Dr. Sax explained to the Independent that distinctions between native and non-native species are arbitrary in some ways but that most scientists approached this problem by asking themselves this question: "Was this species directly assisted by humans in getting here?" If the answer is something like No, in fact this species blew over from Australia, then the plant is likely to be considered a native one.

The times are a'changin' in realms outside of science, as well. Take the church, for instance; it was almost 150 years ago that Charles Darwin published On the Origin of Species, but only last Monday was he honored with a posthumous apology from the Church of England. The Catholic Church, however, has issued no such apology even though it now concedes that the theory of evolution is compatible with the Bible.

Although the Catholic Church does not take the Biblical description of creation literally, some other Christians do--particularly conservative Protestants in the United States. The Catholic Church would prefer to teach theistic evolution, which gives credence to evolution as a scientific theory but suggests that God could very well have thought of this too and that he was the one who put it all in action.

But evolutionary discussions and debates about exotic plants and invasive species aren't limited to scientific and religious debate only. They could very well turn out to be economic and political issues, too, as politicians and policymakers are forced to examine the impact human beings make on the environment.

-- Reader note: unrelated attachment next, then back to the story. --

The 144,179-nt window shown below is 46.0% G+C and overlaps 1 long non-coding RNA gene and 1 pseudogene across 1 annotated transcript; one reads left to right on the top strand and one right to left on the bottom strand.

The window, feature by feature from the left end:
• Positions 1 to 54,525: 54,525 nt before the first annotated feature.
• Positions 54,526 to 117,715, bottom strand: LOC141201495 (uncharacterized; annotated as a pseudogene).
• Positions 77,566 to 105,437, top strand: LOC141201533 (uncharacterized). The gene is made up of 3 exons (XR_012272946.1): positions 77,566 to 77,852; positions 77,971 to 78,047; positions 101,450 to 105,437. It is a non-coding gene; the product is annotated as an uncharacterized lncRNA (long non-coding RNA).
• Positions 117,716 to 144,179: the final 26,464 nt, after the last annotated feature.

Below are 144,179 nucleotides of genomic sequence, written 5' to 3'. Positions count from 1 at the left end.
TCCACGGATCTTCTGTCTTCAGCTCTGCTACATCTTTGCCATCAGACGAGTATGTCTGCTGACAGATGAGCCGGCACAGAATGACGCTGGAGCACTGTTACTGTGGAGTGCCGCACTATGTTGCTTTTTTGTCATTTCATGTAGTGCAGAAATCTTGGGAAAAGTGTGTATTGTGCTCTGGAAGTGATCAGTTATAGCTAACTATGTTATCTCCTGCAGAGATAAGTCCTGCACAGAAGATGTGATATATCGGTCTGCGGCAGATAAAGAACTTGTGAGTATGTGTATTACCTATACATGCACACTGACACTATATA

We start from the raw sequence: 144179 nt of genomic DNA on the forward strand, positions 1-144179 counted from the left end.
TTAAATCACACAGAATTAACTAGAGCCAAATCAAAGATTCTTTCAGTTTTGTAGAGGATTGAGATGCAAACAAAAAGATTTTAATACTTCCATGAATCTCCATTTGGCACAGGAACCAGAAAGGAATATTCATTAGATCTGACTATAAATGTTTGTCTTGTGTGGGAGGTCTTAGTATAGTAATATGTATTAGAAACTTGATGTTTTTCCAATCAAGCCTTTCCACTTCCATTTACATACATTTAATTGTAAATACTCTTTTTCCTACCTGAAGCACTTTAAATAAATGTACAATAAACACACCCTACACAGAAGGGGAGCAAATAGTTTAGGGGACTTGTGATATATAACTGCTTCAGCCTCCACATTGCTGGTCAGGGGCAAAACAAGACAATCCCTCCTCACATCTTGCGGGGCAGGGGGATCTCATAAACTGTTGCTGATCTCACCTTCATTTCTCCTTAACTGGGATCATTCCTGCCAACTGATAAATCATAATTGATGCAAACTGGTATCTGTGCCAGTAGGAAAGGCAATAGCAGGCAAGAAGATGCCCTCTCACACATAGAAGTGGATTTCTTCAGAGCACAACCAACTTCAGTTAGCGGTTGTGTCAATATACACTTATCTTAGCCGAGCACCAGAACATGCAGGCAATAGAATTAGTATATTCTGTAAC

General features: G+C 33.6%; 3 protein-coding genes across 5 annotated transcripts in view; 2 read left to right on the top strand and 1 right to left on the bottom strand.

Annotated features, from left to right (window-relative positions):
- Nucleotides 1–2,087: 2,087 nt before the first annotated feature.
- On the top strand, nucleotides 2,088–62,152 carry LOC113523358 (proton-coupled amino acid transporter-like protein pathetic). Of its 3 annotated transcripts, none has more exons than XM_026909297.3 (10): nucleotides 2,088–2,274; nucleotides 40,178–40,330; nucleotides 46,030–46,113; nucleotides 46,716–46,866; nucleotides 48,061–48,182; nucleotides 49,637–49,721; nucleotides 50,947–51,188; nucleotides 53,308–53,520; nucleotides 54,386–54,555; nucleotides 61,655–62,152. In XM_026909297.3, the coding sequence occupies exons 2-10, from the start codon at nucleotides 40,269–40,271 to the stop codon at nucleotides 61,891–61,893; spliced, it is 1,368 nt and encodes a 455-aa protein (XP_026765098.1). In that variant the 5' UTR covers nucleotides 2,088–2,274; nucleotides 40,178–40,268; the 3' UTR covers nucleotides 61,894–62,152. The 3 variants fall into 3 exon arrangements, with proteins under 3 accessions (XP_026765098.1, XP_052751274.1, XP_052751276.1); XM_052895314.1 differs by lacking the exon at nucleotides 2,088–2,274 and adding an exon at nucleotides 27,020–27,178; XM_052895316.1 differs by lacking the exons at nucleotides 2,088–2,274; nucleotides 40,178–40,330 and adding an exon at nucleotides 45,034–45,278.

The importance of our environment has been anything but muted in the current election. How much do our potential leaders really know--or care--about the environment? According to a 2006 article in the Anchorage Daily News, Sarah Palin said in regard to creationism and evolution: "Teach both. You know, don't be afraid of information. Healthy debate is so important, and it's so valuable in our schools. I am a proponent of teaching both."

Just last week, Pope Benedict spoke out against Biblical literalism at a conference in Paris. It's beginning to sound like we've come a long way from having to debate with people like William Jennings Bryan, who once said: "If the Bible had said that Jonah swallowed the whale, I would believe it." Even traditionally static institutions like the Church are adjusting their official attitudes toward scientific advancements and new theories. It is so important that politicians, whose responsibility it is to remain dynamic and flexible, also keep pace with new information and experts' opinions on the environment, one that that is proving to be more delicate than we'd like.

When asked whether he believed today's politicians knew enough about environmental matters in order to make intelligent decisions, professor Sax told the Independent: "Scientists often don't do a good enough job of communicating. The onus is on scientists. They can't just do their work and hope that a policymaker is going to read the work they publish in some obscure academic journal." He also noted that Rhode Island was lucky to have a senator like Sheldon Whitehouse who is so attentive to environmental issues. Let's hope that our newly-elected national leaders are attentive as well.